China has tasked 60,000 soldiers to increase the country’s total forest coverage in an attempt to combat its serious air pollution problem.
China has an air pollution problem. But recently the country has worked to improve its air quality and reduce emissions. In 2017, China elected to shut down 40 percent of its factories, and announced plans to ban diesel-powered cars. In 2018, it became home to the world’s largest smog tower that is capable of reducing nearby air pollution by 15 percent.
Now, China is proceeding with a new plan: planting trees — 84,000 square kilometers (32,400 square miles) of them, to be exact.
Currently, China has roughly 208 million hectares of forested area. Throughout 2018, the country hopes increase its total forest coverage from 21 percent to 23 percent, and tasked roughly 60,000 soldiers to handle the job, according to Asia Times. A regiment of the People’s Liberation Army, as well as the nation’s armed police force, have been pulled from their posts on the northern border for the project. The Independent reports that Zhang Jianlong, head of China’s State Forestry Administration, said the country’s total forest coverage could reach as high as 26 percent in less than two decades.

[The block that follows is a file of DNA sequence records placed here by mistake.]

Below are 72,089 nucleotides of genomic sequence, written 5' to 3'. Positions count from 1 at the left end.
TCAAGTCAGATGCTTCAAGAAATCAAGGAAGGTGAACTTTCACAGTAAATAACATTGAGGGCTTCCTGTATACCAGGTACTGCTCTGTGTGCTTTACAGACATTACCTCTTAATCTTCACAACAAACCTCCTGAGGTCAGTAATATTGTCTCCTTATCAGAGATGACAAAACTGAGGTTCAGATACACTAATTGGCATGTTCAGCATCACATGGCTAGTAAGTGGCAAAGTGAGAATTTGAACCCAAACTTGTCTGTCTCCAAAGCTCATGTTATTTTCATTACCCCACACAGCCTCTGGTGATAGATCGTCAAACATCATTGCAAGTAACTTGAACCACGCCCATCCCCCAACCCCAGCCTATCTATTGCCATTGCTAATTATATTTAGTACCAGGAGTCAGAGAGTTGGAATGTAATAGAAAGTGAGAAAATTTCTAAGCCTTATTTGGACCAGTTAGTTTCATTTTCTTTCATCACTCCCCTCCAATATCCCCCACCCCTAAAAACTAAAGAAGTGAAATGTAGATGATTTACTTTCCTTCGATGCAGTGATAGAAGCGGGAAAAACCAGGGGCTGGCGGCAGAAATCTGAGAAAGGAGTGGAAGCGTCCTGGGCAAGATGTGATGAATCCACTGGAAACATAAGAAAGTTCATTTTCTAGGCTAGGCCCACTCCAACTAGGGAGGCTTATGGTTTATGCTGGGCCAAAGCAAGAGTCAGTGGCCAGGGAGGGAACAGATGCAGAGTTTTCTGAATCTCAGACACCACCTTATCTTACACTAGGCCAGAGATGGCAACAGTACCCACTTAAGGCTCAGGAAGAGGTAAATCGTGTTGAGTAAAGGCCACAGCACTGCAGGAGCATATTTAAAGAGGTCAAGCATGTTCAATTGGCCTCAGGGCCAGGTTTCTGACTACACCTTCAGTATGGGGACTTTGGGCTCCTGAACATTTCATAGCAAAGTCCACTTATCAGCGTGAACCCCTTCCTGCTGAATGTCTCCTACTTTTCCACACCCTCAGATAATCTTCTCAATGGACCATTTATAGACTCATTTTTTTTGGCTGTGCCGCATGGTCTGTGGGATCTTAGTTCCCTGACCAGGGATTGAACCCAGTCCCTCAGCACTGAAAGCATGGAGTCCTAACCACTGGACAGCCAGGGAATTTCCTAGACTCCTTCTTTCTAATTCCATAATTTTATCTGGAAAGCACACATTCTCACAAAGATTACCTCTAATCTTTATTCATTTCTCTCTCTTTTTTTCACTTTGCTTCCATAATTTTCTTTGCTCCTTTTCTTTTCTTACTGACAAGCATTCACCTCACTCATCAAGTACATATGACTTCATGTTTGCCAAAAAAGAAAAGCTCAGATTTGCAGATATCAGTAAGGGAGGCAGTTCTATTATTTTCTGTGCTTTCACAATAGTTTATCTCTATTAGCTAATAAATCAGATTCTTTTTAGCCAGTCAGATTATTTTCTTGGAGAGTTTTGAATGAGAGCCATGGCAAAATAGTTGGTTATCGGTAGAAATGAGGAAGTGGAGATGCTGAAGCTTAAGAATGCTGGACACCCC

Most of the troops are being dispatched to the heavily-polluted Hebei province near Beijing — one of the biggest contributors to the country’s smog problem. The province pledged to increase its forest coverage to 35 percent by 2020.
While it’s reassuring to see China take its air pollution issues so seriously, it’s unlikely that additional trees will solve the problem. China’s forest coverage is already at 21 percent, and the country still has a significant amount of smog.
While an additional two percent of forest will certainly help, it probably won’t change China’s air quality all that much. Not on its own, anyway; but that’s where other endeavors like the aforementioned diesel car ban and push for renewable energy come into play.
Air pollution has major impacts on human health, and countries like China would do well to reduce national levels sooner than later.